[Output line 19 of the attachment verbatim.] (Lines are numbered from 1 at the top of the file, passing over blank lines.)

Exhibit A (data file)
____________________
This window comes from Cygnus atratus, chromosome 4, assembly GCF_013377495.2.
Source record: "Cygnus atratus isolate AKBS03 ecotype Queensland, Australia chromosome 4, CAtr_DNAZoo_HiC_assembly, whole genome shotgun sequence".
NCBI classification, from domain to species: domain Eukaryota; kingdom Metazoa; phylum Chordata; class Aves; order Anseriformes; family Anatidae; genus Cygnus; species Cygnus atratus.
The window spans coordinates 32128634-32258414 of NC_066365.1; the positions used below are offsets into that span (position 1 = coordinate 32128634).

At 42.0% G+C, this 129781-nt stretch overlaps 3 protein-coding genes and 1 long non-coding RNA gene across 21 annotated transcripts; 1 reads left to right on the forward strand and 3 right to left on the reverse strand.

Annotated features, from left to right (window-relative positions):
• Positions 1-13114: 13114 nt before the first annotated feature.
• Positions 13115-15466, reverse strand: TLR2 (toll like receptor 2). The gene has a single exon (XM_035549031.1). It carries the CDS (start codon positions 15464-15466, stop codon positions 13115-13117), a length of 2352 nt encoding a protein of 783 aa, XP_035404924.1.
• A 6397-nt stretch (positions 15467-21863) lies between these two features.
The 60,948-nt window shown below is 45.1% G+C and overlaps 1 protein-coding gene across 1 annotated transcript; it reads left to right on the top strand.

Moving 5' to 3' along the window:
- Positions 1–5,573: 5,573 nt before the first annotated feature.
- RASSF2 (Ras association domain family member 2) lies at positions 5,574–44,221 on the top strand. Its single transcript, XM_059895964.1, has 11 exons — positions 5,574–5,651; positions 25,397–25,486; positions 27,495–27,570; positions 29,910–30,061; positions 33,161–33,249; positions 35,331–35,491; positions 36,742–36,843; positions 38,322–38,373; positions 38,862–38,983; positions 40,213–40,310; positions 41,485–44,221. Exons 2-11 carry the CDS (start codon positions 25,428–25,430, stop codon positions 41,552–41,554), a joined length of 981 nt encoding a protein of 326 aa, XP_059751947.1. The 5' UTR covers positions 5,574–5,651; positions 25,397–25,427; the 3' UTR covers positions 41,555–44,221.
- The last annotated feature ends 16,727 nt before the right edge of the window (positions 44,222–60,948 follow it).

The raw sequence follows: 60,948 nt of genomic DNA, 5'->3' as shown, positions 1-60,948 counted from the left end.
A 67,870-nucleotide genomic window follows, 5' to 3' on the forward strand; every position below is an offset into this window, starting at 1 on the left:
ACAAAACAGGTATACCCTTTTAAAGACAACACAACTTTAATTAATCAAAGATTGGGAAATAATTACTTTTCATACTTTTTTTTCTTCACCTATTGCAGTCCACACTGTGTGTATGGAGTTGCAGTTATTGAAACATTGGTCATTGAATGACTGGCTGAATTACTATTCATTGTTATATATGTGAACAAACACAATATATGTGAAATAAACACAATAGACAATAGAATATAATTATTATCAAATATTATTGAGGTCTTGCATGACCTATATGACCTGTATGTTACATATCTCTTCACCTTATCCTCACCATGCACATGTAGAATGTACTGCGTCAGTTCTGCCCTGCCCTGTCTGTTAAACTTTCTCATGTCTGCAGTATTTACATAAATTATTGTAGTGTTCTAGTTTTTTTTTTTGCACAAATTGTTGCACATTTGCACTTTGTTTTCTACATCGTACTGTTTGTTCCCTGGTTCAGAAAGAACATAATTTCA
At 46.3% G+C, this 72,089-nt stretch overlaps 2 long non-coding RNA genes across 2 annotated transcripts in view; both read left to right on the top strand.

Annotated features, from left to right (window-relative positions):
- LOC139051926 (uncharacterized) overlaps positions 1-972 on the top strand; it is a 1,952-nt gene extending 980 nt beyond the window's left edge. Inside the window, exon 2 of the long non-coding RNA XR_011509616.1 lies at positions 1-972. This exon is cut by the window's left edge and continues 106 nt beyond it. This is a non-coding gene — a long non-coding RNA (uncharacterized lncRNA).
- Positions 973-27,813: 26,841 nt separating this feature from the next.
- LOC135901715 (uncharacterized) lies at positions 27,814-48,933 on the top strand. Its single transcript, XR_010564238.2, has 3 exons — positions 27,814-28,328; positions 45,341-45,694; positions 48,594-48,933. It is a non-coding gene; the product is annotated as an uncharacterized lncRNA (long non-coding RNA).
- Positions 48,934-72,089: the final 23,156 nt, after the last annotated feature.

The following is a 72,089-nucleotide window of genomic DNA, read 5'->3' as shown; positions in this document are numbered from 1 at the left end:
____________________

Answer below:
Annotated features, from left to right (window-relative positions):